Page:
Landlords – what you need to know about evictions

30th April 2019
How do I evict a tenant who is behind in their rent?

A landlord is required to serve a notice to quit on the tenants. If the tenants are behind on rent you can serve a section 8 notice requiring that the tenant leaves the property within 14 days.

However, if the tenancy is still within the fixed term you should check the tenancy agreement to ensure that there is a provision in the agreement allowing you to ask for the property back, pursuant to serving a section 8 notice.

If a tenant refuses to leave – what are my next steps?

If the tenant does not leave the property you will need to apply for a possession order from the court. Should the tenant remain in the property following the grant of the order, an application for warrant for possession of land will need to be made and, ultimately, bailiffs may need to be appointed to remove the tenants should they still refuse to leave.

In certain circumstances, it may be more appropriate to serve a section 21 notice. You should seek legal advice before issuing a notice as failure to comply with the strict statutory requirements will likely result in possession not being granted.

Can I evict a tenant on the basis of behaviour problem?

If the tenant – or anyone living with or visiting the tenant – is guilty of conduct which has caused a nuisance or annoyance to neighbours the landlord may be able to seek possession pursuant to section 8. However, possession is not guaranteed.

If it is a periodic tenancy, the landlord could serve a section 21 notice instead. Unlike section 8, section 21 does not require any grounds for possession and the landlord is usually guaranteed to gain possession of the property.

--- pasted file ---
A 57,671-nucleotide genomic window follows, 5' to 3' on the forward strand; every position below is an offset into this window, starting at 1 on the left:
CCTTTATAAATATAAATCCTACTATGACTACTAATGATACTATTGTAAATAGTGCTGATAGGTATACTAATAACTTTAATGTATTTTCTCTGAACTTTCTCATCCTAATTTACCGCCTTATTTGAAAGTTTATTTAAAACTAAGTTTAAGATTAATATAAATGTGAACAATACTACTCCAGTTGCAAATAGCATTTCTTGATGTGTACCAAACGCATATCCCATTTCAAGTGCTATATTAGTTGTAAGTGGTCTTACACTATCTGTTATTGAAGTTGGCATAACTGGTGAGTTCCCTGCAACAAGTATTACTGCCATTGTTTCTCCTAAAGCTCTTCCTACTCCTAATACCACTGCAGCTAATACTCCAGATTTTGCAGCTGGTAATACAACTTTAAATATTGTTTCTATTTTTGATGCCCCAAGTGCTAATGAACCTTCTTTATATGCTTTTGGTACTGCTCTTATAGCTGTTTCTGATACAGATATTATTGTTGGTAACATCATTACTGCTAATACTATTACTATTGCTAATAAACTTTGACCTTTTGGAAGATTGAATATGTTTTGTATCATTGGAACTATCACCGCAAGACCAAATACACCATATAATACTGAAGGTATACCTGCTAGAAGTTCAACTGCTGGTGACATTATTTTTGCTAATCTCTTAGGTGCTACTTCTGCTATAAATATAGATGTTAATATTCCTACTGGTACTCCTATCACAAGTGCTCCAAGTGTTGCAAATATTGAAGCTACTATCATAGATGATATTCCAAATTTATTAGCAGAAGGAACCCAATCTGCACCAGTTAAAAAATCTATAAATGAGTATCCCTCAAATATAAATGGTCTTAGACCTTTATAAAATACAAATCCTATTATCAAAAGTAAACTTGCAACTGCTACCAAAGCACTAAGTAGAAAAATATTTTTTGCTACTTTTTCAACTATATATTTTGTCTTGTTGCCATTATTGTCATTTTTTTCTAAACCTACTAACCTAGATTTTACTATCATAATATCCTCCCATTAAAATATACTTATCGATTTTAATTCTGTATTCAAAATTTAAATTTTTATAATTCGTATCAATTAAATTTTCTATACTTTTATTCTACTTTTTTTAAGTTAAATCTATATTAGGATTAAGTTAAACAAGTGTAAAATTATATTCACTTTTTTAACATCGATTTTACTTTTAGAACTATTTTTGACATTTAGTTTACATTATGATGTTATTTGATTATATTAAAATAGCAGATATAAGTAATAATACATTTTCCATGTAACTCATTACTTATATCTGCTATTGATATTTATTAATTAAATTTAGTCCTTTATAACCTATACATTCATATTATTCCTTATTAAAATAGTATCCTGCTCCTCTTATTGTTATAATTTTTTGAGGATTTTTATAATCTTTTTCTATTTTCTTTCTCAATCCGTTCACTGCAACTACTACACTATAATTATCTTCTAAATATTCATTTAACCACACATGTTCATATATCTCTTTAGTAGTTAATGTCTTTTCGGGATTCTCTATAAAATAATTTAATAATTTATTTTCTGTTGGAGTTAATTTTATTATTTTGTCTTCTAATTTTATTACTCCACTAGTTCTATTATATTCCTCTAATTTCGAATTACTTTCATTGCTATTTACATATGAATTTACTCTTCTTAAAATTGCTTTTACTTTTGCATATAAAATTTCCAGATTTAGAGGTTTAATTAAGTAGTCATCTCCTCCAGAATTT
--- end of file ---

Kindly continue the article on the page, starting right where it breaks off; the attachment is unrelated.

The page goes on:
I wish to sell or use the property but the tenant is still within their lease period – can I evict them before the end of the term?

You will have to wait until the fixed term ends. You may be able to serve a section 21 notice but it cannot expire before the end of the fixed term of the tenancy.

The tenant has made improvements to the property – do I need to compensate them for the costs if I plan to evict them?

This will depend on the term so the tenancy agreement. Generally, there is no obligation to compensate the tenants for unauthorised work.

My tenant is insisting on me taking them to court to evict them as this will help them being re-housed by the local authority – is this true and is there anything I can do to avoid going to court?

Some councils do advise the tenants to stay in the property. Unless the tenant moves out voluntarily the only lawful way to secure possession of the property is to take the tenants to court.

I have legal expenses insurance with my landlord policy – can I use this to help me evict a tenant?

The insurance may cover possession proceedings; it is certainly worth checking with the insurer directly.

How much do I have to spend on legal fees?

The current court fees are:

  • County Court possessions – £355
  • Possession Claims Online (PCOL) – £325 (PCOL can only be used for possessions concerning rent or mortgage arrears).
  • To issue a warrant of possession (recovery of a property or land) – £121

Solicitor’s fees vary, so you would need to seek a quote from a solicitor, or seek the support of any legal expenses insurer in relation to legal fees.

Simon Roberts

Senior Associate, Solicitor

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